Insolvency can have dire consequences for a business, its directors and the people who help it succeed. If your business goes bust and you can’t pay your creditors, you automatically fall into insolvent trading. This has serious consequences for you as not only does it damage your personal reputation but it also restricts what you can do in the future. Plus when a director of a company fails to meet their obligations as a director this has serious consequences for the company, as it possible that that director could end up being disqualified as a director of the company. In this article we look at how being insolvent affects you as an individual, and what happens if you are disqualified as a director.
What happens when your company becomes insolvent?
When a company has insufficient assets to pay its debts it is deemed to be insolvent. In this situation, its company directors have a duty to make sure that the company is wound up as quickly as possible (or that other methods are taken to resolve the situation) so that creditors can get the money they are owed. They are also required to make sure that the liquidation of the company is carried out as fairly as possible, taking into account the interests of shareholders, employees and other creditors.
When does a company go into liquidation?
If your company can’t pay its debts and is insolvent, it could be put into liquidation. The process of liquidation is the process of winding up the company and realising the company’s assets. A liquidation can be either a “voluntary liquidation” or a “compulsory liquidation”. – When a company is in voluntary liquidation, the directors have decided that they can’t trade out of their difficulties, or they have been unable to find new investors. A voluntary liquidation is often the fastest and most efficient way of realising the company’s assets and distributing them among the company’s creditors. – When a company is in compulsory liquidation, either the company’s own creditors or the HMRC will have required the company be wound up.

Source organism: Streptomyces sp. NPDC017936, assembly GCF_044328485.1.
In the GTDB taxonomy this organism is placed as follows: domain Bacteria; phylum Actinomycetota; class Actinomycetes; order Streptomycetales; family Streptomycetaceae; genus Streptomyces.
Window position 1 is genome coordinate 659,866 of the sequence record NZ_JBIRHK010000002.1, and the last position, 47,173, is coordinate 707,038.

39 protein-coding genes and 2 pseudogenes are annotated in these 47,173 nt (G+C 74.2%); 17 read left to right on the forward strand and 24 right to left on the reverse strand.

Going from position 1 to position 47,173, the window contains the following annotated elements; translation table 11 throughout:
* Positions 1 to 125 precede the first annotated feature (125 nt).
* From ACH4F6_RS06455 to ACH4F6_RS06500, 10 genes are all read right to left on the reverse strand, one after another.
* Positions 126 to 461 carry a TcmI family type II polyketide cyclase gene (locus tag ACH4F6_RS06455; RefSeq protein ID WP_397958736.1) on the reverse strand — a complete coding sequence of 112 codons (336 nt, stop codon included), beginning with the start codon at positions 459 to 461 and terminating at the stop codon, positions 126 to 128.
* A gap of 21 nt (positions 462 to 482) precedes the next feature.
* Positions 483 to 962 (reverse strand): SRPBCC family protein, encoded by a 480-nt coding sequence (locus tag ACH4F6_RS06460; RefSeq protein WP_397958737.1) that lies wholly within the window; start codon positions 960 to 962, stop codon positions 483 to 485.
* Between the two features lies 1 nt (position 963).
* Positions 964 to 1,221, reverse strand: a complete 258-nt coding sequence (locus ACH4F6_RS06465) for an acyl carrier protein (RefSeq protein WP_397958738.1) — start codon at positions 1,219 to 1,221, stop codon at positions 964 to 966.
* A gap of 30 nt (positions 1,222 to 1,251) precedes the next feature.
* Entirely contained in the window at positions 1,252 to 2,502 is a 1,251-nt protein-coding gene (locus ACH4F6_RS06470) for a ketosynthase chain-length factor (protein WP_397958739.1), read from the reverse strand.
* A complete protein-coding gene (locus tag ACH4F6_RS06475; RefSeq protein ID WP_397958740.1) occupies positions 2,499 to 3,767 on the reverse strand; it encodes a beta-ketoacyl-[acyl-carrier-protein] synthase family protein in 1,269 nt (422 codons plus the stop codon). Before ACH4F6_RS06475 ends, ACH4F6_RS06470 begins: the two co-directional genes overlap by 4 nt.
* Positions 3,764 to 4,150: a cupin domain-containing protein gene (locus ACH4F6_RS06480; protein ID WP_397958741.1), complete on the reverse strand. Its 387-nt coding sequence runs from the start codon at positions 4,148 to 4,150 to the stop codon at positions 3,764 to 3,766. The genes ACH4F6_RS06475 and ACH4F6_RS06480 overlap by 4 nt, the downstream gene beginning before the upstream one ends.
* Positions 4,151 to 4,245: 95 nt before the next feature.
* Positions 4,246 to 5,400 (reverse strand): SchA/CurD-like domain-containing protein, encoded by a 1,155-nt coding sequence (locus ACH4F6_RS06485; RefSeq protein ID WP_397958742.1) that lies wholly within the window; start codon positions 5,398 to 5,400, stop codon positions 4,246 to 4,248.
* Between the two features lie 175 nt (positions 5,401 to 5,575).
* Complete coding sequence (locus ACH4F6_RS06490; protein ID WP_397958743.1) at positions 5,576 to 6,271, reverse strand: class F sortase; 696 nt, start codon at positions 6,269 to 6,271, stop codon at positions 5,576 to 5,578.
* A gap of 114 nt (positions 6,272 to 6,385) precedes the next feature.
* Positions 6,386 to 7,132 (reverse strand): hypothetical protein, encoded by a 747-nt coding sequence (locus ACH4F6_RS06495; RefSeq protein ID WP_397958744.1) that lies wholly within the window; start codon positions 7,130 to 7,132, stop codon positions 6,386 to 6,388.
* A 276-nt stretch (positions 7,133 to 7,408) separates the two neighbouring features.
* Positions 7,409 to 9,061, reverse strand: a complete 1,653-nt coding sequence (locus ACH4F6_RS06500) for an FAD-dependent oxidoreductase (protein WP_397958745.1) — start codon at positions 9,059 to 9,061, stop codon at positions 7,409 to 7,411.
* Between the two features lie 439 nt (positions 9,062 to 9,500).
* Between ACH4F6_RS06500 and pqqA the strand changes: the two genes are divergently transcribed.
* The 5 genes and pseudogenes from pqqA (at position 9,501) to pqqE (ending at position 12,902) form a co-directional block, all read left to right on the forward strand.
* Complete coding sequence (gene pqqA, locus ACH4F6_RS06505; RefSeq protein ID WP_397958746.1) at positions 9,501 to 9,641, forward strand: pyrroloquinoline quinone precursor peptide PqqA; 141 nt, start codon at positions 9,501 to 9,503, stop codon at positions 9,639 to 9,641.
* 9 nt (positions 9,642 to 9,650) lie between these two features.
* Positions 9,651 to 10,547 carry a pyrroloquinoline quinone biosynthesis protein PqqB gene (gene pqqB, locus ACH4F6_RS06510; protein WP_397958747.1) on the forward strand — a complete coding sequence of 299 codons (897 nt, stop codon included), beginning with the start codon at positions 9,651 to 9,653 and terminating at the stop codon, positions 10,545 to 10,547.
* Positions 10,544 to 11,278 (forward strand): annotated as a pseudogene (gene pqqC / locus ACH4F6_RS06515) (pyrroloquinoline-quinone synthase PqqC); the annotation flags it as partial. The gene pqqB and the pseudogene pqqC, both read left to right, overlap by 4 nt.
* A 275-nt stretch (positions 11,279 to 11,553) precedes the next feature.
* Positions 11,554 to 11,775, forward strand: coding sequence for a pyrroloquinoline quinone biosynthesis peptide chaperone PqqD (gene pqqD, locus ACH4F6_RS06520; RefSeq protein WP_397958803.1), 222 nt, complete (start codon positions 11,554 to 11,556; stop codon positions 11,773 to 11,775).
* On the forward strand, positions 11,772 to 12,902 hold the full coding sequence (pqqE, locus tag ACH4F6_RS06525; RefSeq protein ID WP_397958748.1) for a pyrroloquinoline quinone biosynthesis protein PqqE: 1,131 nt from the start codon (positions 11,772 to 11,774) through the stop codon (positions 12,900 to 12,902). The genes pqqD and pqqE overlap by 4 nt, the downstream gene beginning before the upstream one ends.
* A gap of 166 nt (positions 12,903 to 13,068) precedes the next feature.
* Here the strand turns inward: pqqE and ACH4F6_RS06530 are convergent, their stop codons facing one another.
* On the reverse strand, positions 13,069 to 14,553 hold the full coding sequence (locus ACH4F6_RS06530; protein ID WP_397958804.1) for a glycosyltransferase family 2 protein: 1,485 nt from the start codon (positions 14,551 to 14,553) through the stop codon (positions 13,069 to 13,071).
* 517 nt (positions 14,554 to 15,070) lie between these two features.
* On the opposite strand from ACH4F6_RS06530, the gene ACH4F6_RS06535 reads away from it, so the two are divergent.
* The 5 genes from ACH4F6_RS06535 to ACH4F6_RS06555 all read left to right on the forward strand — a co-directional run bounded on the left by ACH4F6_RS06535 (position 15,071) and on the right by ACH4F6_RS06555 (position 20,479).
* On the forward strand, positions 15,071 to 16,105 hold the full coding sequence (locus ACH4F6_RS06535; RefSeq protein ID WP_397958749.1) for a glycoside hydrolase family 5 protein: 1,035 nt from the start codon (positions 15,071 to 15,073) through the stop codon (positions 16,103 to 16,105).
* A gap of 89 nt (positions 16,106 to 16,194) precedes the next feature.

As discussed above, if you fail to meet your director’s obligations, your company is put into liquidation and you are found to be unfit to hold a directorship, you may be disqualified as a director. This means you will be removed as a director of the company and that your name will be added to the Director Disqualification Register. When this happens you cannot direct any company or be in control of one in any meaningful way.
Company voluntary arrangement
In order to avoid being wound up, many companies enter into voluntary arrangements. When a company enters into a voluntary arrangement, it is agreeing with its creditors to repay what it owes (or at least some of the debt, with the remainder being written off). In most instances, a company will only enter into a voluntary arrangement with its secured creditors. This is because the secured creditors have security over the company’s assets and can take action if the company doesn’t honour the terms of the voluntary arrangement. Unsecured creditors who aren’t paid in full under a voluntary arrangement, will be able to bring a proceeding for breach of contract in the High Court.
Consequences of being an insolvent director or disqualified director
If you are a company director and your company is being wound up because it is insolvent or you have been disqualified as a director, you may be held personally liable for the debts that the company is unable to pay. If you are a company director and you know your company is insolvent or highly likely to become insolvent, you should consider the following: – The first thing to do is to make sure you are speaking with a qualified insolvency practitioner. This will help you understand the situation you are in and what options are available to you and your company. – Next, make a list of your creditors and try to contact them to let them know what is happening. This is important because it may help you negotiate with your creditors and save money on the repayments you owe them.
If you are a director of a company that is insolvent you must take action to protect any creditors as soon as possible. Failure to do this could result in disqualification and potential financial consequences.
Make sure you speak with a qualified insolvency practitioner, providing them with a full list of your creditors and then discuss with them the best way to solve the situation or at least protect your ability to become a director of another company later on.
For more information please see https://www.ndandp.co.uk/director-disqualification/